Rizek Abdel Jawad
The Statesman
May 23, 2010 - 12:00am

Armed assailants in black masks burned and vandalized a U.N. summer camp site Sunday and left behind three bullets next to written death threats against U.N. officials — the latest escalation of tensions between Islamic extremists and U.N. representatives in Hamas-ruled Gaza.

Also Sunday, a U.N. agency reported that three-quarters of the damage inflicted on Gaza by Israel's war against Hamas more than a year ago has not been repaired or rebuilt. The report warned that the international community is being increasingly sidelined in Gaza because of Israel's blockade of the territory.

There was no immediate claim of responsibility for the attack on the U.N. camp site on the Gaza shore, near Gaza City.

However, Islamic extremists, including Hamas hard-liners, have repeatedly railed against the U.N. as being a bridgehead for the West and for corrupting Gaza's youth by teaching "un-Islamic" subjects in schools and summer camps.

The U.N. summer program offers sports, crafts and other activities to some 250,000 Gaza children and teenagers. Hamas, which seized Gaza by force three years ago, has set up rival camps with a heavy emphasis on Islamic teachings.

"Vandalism linked to extremism, that encapsulates what we are dealing with here," said John Ging, who heads Gaza's largest U.N. aid agency and who was among three U.N. officials the assailants threatened to kill unless the summer camps are canceled.

About 30 assailants in black uniforms and masks arrived at the camp site in jeeps at about 2:30 a.m., said the night watchman, Ibrahim Alawi.

The guard said the vandals then tied his hands, slashed or burned eight tents and set fire to 30 large plastic water tanks and other facilities.

Ging said the damage would be repaired and that all 143 camps would open June 12, as scheduled.

The Hamas government denounced the attack.

In the past, shadowy extremist groups, some with ties to Hamas, have attacked Internet cafes, music stores and other sites they felt had a corrupting influence on Gazans.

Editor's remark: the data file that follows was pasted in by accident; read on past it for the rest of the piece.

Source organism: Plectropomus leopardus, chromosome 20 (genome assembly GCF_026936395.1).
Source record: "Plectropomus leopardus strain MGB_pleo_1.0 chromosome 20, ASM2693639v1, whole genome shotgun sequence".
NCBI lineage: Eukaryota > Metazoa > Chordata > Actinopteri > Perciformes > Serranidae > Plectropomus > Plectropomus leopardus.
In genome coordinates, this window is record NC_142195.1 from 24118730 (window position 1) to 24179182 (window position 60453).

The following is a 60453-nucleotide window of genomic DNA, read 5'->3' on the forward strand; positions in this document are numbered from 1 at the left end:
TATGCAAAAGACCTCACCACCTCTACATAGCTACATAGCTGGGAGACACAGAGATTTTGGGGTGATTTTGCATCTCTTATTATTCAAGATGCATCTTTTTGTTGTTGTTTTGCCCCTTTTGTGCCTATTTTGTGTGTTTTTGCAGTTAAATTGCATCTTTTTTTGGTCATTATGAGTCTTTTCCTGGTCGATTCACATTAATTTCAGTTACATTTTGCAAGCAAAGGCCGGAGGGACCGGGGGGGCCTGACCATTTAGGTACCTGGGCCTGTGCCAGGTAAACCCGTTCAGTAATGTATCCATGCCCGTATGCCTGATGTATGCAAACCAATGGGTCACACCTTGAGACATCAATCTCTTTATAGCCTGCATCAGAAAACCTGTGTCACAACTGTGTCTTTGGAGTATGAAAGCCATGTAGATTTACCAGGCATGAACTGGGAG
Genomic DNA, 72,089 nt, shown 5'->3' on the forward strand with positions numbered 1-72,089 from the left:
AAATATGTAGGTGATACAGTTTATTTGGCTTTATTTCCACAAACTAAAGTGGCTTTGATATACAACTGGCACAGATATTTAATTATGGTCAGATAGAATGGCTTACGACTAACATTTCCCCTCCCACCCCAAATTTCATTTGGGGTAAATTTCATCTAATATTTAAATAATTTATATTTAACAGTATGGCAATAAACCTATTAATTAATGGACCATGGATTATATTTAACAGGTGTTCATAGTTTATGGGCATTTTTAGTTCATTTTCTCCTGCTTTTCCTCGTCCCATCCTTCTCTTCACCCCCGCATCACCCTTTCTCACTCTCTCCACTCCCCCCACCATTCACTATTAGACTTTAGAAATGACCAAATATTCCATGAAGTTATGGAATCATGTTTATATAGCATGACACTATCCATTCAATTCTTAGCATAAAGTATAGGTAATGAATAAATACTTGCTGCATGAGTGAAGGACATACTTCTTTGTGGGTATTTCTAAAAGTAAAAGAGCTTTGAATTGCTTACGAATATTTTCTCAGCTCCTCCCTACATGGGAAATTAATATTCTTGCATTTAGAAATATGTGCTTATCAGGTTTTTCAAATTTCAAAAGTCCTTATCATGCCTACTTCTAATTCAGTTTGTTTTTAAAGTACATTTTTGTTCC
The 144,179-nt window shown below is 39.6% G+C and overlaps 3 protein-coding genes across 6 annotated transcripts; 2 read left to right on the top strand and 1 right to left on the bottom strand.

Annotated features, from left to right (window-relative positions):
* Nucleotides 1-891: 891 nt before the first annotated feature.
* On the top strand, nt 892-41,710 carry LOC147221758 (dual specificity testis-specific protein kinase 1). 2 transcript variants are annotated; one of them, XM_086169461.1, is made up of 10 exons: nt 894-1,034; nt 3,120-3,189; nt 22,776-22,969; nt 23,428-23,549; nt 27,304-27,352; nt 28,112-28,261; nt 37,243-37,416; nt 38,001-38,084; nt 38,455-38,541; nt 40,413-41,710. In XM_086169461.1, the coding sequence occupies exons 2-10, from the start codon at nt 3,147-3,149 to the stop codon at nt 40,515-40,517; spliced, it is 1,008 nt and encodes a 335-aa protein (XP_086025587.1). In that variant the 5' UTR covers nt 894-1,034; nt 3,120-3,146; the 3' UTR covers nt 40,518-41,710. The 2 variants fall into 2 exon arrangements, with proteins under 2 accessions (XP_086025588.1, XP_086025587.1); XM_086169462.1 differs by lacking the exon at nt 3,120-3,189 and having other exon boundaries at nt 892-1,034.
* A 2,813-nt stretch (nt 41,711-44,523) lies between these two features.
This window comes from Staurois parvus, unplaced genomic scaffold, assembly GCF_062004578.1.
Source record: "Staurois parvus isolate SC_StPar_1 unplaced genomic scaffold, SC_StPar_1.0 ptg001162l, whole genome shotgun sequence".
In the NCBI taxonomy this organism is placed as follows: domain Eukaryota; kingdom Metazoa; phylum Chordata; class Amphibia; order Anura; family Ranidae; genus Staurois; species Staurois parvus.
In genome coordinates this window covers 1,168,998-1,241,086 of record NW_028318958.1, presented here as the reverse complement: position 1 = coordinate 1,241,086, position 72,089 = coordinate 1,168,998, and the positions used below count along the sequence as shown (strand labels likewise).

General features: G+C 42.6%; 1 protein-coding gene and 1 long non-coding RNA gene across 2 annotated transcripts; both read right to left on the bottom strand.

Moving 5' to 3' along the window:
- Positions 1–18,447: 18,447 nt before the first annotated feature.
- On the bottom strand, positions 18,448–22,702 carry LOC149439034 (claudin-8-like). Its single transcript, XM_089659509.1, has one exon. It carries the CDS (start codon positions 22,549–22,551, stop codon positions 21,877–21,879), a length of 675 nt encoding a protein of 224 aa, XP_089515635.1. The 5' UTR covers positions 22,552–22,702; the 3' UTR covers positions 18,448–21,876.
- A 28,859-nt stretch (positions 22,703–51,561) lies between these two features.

The U.N. report on war reconstruction, meanwhile, found that Gazans have managed to carry out small-scale repairs with recycled rubble and material smuggled through tunnels under the border with Egypt. But thousands of homes, businesses and schools have not been reconstructed or repaired, said the U.N. Development Program, citing Israel's three-year border blockade.

The findings show that the international community has been largely ineffective in addressing the needs of Gazans, said the top UNDP representative in the region, Jens Toyberg-Frandzen.

"In view of the scale of the needs, international assistance in Gaza is tantamount to tinkering on the edges," he wrote.

Israel launched a three-week military offensive against Gaza's Hamas rulers in December 2008, in an attempt to halt years of rocket fire from Gaza on Israeli border towns. The war killed about 1,400 Gazans, along with 13 Israelis. More than 6,200 homes, hundreds of businesses, as well as dozens of schools and clinics, were destroyed or damaged, according to U.N. figures.

The blockade, imposed by Israel and Egypt after the Hamas takeover of Gaza, has significantly hampered rebuilding. Israel only allows what it defines as "humanitarian goods" into Gaza, including foods and medicines. Most construction materials, such as steel and cement, are banned because Israel argues they could be used by Hamas for military purposes.

The Israeli military office in charge of activity in Gaza responded by reiterating its policy statement about the blockade, listing humanitarian items allowed in but not referring to building supplies.

Also Sunday, Israel announced that Egyptian intelligence chief Omar Suleiman will meet Monday with Israeli officials about regional security issues.

In Jerusalem, an Israeli Cabinet committee gave preliminary approval to a bill to strip Hamas prisoners held by Israel of many privileges until a captured Israeli soldier is freed. The Hamas prisoners would lose newspapers, TVs and other perks. Palestinians captured the soldier, Sgt. Gilad Schalit, in 2006. They have allowed him to send messages only a few times and have barred Red Cross access.


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